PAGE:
A guide to different types of campsite and approaches to camping in modern day Europe
Both the concept of camping and the word ‘campsite’ have always represented different experiences in different parts of the world.
Camping has remained a popular pastime across the world for centuries, with a recent surge in popularity in recent years. What camping and campsites look like in different places depends on landscapes, natural conservation measures and each region’s camping culture.
In the vast continent of North America, camping often takes place in the wild or in large nature reserves, national forests and grassland. In the far more densely populated continent of Europe however, campsites are much more common, with camping regulations differing per country.
For instance, in parts of Scandinavia, you have the ‘allemannsretten’ otherwise known as ‘freedom to roam’, which makes wild camping a possibility. In most parts of Europe, however, the need to balance and conserve various natural resources and wildlife mean that camping usually takes place within a campsite or on a privately owned piece of land.
While both types of camping have their charms, many camping enthusiasts in Europe prefer some version of a campsite over wild camping, since campsites often have access to home comforts such as toilets, running water and electricity, while giving campers plenty of access to nature and an outdoor lifestyle.
Campsites come in many shapes and forms and, similarly to the practice of camping, look different in different countries. In western Europe, many people associate campsites with big, sprawling properties consisting of hundreds of pitches devoted to tents, RVs, campervans and trailers. Sometimes these commercial campsites offer recreational activities on site, like playgrounds for children, swimming pools, games rooms and cafeteria facilities.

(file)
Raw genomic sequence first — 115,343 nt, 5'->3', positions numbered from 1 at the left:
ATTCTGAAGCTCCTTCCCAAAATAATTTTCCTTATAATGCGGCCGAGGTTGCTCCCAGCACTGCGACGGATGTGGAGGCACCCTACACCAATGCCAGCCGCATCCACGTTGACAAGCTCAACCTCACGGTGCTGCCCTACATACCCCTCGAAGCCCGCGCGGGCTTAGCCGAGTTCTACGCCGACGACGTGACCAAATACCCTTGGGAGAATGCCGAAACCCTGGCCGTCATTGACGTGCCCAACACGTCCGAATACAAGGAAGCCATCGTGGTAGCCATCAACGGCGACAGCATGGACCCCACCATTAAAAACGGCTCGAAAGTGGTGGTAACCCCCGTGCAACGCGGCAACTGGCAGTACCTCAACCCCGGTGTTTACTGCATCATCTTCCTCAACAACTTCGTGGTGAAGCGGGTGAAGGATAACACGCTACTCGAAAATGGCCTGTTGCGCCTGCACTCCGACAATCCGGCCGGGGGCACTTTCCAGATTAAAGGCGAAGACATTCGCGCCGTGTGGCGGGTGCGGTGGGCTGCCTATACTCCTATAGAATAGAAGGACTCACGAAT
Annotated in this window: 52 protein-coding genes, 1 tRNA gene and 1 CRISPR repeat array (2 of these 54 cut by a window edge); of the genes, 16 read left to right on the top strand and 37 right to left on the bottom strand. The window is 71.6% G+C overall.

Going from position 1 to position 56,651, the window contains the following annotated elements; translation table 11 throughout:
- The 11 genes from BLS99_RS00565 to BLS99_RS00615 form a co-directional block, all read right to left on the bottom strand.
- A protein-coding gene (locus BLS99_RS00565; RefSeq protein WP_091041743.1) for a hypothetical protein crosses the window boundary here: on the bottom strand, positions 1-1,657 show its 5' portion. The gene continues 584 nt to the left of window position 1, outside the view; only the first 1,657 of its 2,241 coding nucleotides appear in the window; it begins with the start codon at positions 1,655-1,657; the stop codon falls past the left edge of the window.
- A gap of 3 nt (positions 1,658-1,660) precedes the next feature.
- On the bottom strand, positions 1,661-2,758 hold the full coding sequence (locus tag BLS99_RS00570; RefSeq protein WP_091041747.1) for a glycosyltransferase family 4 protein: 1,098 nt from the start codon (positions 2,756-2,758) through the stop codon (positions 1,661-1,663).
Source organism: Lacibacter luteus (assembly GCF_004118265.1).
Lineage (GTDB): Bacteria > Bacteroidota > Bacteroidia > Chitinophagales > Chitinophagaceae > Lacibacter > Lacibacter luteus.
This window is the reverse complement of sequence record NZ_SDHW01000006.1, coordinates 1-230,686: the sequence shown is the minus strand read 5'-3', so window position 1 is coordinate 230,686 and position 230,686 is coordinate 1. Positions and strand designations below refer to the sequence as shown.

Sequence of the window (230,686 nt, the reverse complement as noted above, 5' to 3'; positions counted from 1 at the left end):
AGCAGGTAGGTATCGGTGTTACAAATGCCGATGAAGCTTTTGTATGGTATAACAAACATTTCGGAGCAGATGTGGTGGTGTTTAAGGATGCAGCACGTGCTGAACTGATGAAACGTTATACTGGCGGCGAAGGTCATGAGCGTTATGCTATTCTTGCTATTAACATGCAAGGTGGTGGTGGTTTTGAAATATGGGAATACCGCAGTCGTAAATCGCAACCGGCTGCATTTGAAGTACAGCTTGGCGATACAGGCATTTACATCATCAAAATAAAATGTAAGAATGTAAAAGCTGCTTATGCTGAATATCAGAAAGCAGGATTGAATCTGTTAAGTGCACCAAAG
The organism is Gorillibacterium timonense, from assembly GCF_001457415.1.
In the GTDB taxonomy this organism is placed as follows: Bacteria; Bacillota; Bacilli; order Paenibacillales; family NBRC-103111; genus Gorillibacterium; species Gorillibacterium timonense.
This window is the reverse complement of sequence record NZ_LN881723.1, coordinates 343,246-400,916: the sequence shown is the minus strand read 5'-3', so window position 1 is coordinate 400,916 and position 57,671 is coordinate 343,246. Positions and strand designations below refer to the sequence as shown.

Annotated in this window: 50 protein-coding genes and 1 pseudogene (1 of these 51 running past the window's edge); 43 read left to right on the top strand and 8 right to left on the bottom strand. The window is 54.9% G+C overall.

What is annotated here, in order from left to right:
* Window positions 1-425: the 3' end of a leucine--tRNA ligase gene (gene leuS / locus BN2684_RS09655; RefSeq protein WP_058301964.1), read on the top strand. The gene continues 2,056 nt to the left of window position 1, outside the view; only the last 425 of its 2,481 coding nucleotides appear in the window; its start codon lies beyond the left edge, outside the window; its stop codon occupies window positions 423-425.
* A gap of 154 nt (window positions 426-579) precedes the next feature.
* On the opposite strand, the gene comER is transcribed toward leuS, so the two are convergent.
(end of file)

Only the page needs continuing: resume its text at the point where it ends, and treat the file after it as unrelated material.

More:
In recent years, campsites and camping facilities have evolved to take on new forms. New, innovative approaches to outdoor holidays cater to younger generations, people who prefer more privacy, untouched nature or luxury, and those who prefer to spend time in nature closer to home.
In addition to large-scale commercial campsites, nowadays you can find a variety of camping options that offer more unique experiences, including garden campsites, glamping campsites and small-scale campsites, to name a few. In fact, the variety is so large, camping enthusiasts can now tailor their camping experiences to their specific preferences and needs like never before.
We know that with all these options, finding the right campsite for yourself, your friends or family can be daunting. Read on to learn more about the top styles of campsite and camping popular in Europe today. Who knows, you may just discover the perfect fit for your next outdoor adventure!
Sometimes described as 'gamping’, a shorthand for garden camping, private landowner campsites are an innovative way for landowners to share nature that would otherwise be out of reach for the general public. Garden camping pitches or campsites provide outdoor enthusiasts with hundreds of unique options by giving them access to private gardens, fields, farmlands and forests. The rise of these privately owned campsites has made it that much easier to spend time in nature without travelling far. Now, outdoor enthusiasts can look up garden campsites in their immediate area and book a pitch for the very next day.Whether you want to call it gamping, garden campsites, hosted campsites or private land campsites, this spin on traditional camping is here to stay.
Garden campsites are often set up and hosted by members of the community who want to share the nature on their land with others, be they locals or travellers from abroad. As more landowners discover the appeal of welcoming guests on their property, the number of hosted campsites increases. For guests, this means that camping experiences in nature become easier to access and more practical options for weekend trips.